It is easy to become confused with the jargon and complexities of the science behind climate change, which distances people from the issue. The reality is that climate change directly affects everyone’s daily lives because they are part of the natural environment, no matter how urbanized the community.
Best practices in climate change communications include collaboration with different organizations. For the San Diego region, the Climate Education Partners (CEP) project developed communications resources such as the San Diego, 2050 is Calling report to educate high-profile decisionmakers, community leaders and the general public on local impacts due to the changing climate. CEP produced materials showcased leaders taking action to address these climate challenges and focused not only on the technical climate science but on individuals’ values, efficacy and how they identified with a community sharing climate change concerns. The most effective communications strategies have potential to influence behavioral change and promote actions that benefit our environment and communities.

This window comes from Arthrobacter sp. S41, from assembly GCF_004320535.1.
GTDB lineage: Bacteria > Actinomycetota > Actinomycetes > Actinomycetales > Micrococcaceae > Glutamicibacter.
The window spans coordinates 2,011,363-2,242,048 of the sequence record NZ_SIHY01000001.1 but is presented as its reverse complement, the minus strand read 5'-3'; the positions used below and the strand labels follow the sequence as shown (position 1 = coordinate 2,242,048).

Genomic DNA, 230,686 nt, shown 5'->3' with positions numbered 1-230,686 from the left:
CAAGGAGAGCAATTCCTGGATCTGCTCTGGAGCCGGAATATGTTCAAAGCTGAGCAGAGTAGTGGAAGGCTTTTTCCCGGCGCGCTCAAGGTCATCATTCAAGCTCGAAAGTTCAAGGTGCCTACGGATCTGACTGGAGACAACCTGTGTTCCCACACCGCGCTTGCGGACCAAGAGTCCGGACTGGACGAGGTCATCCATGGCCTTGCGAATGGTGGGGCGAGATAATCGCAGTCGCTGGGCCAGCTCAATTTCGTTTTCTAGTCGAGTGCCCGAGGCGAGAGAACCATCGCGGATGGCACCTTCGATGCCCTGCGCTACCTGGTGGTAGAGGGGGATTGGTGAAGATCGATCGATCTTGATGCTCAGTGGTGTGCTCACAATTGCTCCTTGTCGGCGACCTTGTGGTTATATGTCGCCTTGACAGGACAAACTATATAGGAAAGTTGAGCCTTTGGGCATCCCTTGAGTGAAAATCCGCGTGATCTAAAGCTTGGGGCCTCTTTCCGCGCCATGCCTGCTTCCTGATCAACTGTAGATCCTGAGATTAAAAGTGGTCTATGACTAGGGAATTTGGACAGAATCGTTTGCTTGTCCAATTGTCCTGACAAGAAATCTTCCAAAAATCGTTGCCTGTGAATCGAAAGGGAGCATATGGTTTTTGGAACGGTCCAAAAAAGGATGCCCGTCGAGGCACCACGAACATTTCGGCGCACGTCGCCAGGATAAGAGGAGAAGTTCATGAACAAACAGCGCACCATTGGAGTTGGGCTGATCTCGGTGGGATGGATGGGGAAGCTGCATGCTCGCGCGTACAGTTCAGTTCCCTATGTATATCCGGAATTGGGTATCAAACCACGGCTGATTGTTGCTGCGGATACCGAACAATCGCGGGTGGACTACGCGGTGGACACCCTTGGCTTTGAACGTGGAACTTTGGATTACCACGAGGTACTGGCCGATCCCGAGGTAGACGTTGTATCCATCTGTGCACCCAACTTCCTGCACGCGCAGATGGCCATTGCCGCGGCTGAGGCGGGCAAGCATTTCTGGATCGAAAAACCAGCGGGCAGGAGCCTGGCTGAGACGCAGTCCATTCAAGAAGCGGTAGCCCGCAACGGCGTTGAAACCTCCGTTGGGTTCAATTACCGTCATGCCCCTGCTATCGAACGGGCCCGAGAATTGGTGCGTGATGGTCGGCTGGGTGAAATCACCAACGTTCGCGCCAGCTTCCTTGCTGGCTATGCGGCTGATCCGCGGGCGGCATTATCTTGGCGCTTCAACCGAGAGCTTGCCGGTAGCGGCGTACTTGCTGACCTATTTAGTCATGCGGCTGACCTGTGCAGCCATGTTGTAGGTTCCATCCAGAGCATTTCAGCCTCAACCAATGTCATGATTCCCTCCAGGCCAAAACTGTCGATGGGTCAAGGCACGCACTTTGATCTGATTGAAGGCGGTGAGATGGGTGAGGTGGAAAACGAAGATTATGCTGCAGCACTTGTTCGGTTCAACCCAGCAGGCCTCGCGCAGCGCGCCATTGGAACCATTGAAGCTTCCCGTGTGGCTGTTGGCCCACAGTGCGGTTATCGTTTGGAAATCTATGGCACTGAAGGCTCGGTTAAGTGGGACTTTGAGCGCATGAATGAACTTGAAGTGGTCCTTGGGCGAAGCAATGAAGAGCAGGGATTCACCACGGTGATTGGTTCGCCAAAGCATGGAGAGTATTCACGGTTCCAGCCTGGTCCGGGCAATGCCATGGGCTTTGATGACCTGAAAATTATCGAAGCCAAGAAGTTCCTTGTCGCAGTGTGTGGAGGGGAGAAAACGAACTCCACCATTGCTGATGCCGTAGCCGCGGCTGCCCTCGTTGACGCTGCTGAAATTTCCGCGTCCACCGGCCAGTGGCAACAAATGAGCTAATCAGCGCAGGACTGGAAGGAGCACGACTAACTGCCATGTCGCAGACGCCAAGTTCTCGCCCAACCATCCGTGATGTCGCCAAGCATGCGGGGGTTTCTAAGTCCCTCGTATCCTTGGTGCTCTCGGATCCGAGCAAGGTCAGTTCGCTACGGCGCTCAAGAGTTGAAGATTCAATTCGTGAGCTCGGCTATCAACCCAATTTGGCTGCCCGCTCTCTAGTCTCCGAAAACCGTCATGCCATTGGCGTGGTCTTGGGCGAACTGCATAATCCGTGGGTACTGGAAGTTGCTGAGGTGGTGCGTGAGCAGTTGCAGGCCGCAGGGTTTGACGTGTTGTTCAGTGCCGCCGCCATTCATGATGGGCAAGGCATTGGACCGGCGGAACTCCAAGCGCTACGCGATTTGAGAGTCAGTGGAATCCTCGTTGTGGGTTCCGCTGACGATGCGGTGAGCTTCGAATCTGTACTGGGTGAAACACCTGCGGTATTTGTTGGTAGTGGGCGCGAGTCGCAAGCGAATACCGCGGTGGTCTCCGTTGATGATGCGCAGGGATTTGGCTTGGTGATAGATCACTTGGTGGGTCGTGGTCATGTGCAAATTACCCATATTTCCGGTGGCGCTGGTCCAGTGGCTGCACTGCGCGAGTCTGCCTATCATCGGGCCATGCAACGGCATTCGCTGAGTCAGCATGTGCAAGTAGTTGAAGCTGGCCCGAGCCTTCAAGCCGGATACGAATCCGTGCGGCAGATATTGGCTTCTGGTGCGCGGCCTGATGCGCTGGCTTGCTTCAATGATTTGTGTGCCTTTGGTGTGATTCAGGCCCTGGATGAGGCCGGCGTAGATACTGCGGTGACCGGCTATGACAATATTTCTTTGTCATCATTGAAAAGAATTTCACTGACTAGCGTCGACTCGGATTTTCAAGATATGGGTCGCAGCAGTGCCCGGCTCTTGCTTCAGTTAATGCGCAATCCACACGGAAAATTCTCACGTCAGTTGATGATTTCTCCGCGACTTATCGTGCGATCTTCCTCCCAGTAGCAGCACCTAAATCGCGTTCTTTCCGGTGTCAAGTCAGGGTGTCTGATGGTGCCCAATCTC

A powerful tool to integrate into climate change communications includes tribal- and indigenous-based messaging. Seeing the world through an indigenous lens involves a holistic view that recognizes the relationships existing among all living systems. Rooted in interconnectedness and kincentric awareness, or the worldview where humans are closely related to other natural entities, indigenous knowledge offers great insight in restoring balance with the planet and climate justice. Western thought and science have historically dismissed indigenous ways, creating barriers that have prevented this knowledge from coming forward; these barriers should be challenged.
Philanthropy and Climate Change Communications
Philanthropy is needed to ensure advancements in climate change communications. Coordinated climate change philanthropy initially invested in goals that were near-term and had incremental policies, focused on the policymakers themselves rather than public will.